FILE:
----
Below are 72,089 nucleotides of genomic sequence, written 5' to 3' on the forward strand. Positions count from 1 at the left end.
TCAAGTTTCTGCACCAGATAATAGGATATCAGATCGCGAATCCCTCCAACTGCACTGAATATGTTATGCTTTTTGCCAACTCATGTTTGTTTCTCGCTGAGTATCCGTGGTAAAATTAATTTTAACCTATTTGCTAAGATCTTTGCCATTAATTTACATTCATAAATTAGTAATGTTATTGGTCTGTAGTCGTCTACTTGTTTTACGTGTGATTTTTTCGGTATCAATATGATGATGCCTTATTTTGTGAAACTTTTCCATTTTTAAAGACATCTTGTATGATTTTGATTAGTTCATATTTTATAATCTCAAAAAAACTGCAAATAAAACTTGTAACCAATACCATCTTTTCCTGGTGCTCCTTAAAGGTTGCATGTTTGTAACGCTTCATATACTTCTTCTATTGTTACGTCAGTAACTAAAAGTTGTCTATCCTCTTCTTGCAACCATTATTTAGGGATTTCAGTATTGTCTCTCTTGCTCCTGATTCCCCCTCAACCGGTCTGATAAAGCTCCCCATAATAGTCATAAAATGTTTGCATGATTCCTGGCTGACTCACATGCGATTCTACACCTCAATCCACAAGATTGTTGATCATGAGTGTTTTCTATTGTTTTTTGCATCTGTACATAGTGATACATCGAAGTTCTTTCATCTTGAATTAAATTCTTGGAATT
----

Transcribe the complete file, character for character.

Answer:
Below are 72,089 nucleotides of genomic sequence, written 5' to 3' on the forward strand. Positions count from 1 at the left end.
TCAAGTTTCTGCACCAGATAATAGGATATCAGATCGCGAATCCCTCCAACTGCACTGAATATGTTATGCTTTTTGCCAACTCATGTTTGTTTCTCGCTGAGTATCCGTGGTAAAATTAATTTTAACCTATTTGCTAAGATCTTTGCCATTAATTTACATTCATAAATTAGTAATGTTATTGGTCTGTAGTCGTCTACTTGTTTTACGTGTGATTTTTTCGGTATCAATATGATGATGCCTTATTTTGTGAAACTTTTCCATTTTTAAAGACATCTTGTATGATTTTGATTAGTTCATATTTTATAATCTCAAAAAAACTGCAAATAAAACTTGTAACCAATACCATCTTTTCCTGGTGCTCCTTAAAGGTTGCATGTTTGTAACGCTTCATATACTTCTTCTATTGTTACGTCAGTAACTAAAAGTTGTCTATCCTCTTCTTGCAACCATTATTTAGGGATTTCAGTATTGTCTCTCTTGCTCCTGATTCCCCCTCAACCGGTCTGATAAAGCTCCCCATAATAGTCATAAAATGTTTGCATGATTCCTGGCTGACTCACATGCGATTCTACACCTCAATCCACAAGATTGTTGATCATGAGTGTTTTCTATTGTTTTTTGCATCTGTACATAGTGATACATCGAAGTTCTTTCATCTTGAATTAAATTCTTGGAATT